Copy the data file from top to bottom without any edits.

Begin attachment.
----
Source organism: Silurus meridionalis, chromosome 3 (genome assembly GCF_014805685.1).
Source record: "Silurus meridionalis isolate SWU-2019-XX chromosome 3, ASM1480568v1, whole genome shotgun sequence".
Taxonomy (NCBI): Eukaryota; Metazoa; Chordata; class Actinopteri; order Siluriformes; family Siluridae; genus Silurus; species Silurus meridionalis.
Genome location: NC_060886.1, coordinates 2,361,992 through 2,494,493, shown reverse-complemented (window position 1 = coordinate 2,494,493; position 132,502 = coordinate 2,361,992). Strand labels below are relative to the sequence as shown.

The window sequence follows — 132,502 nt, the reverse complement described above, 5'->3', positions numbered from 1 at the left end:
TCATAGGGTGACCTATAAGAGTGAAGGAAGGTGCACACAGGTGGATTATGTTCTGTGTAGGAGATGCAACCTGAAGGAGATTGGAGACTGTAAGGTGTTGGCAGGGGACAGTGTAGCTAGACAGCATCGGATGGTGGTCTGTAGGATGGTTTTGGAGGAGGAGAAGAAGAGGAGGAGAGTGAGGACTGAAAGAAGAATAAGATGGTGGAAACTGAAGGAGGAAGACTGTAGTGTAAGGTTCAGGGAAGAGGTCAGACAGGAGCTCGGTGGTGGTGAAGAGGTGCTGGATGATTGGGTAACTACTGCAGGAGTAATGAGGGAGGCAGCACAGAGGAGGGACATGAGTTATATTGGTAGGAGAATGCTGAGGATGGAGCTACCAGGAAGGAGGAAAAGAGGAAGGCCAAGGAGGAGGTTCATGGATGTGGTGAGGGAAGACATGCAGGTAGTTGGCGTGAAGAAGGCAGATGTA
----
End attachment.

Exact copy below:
Source organism: Silurus meridionalis, chromosome 3 (genome assembly GCF_014805685.1).
Source record: "Silurus meridionalis isolate SWU-2019-XX chromosome 3, ASM1480568v1, whole genome shotgun sequence".
Taxonomy (NCBI): Eukaryota; Metazoa; Chordata; class Actinopteri; order Siluriformes; family Siluridae; genus Silurus; species Silurus meridionalis.
Genome location: NC_060886.1, coordinates 2,361,992 through 2,494,493, shown reverse-complemented (window position 1 = coordinate 2,494,493; position 132,502 = coordinate 2,361,992). Strand labels below are relative to the sequence as shown.

The window sequence follows — 132,502 nt, the reverse complement described above, 5'->3', positions numbered from 1 at the left end:
TCATAGGGTGACCTATAAGAGTGAAGGAAGGTGCACACAGGTGGATTATGTTCTGTGTAGGAGATGCAACCTGAAGGAGATTGGAGACTGTAAGGTGTTGGCAGGGGACAGTGTAGCTAGACAGCATCGGATGGTGGTCTGTAGGATGGTTTTGGAGGAGGAGAAGAAGAGGAGGAGAGTGAGGACTGAAAGAAGAATAAGATGGTGGAAACTGAAGGAGGAAGACTGTAGTGTAAGGTTCAGGGAAGAGGTCAGACAGGAGCTCGGTGGTGGTGAAGAGGTGCTGGATGATTGGGTAACTACTGCAGGAGTAATGAGGGAGGCAGCACAGAGGAGGGACATGAGTTATATTGGTAGGAGAATGCTGAGGATGGAGCTACCAGGAAGGAGGAAAAGAGGAAGGCCAAGGAGGAGGTTCATGGATGTGGTGAGGGAAGACATGCAGGTAGTTGGCGTGAAGAAGGCAGATGTA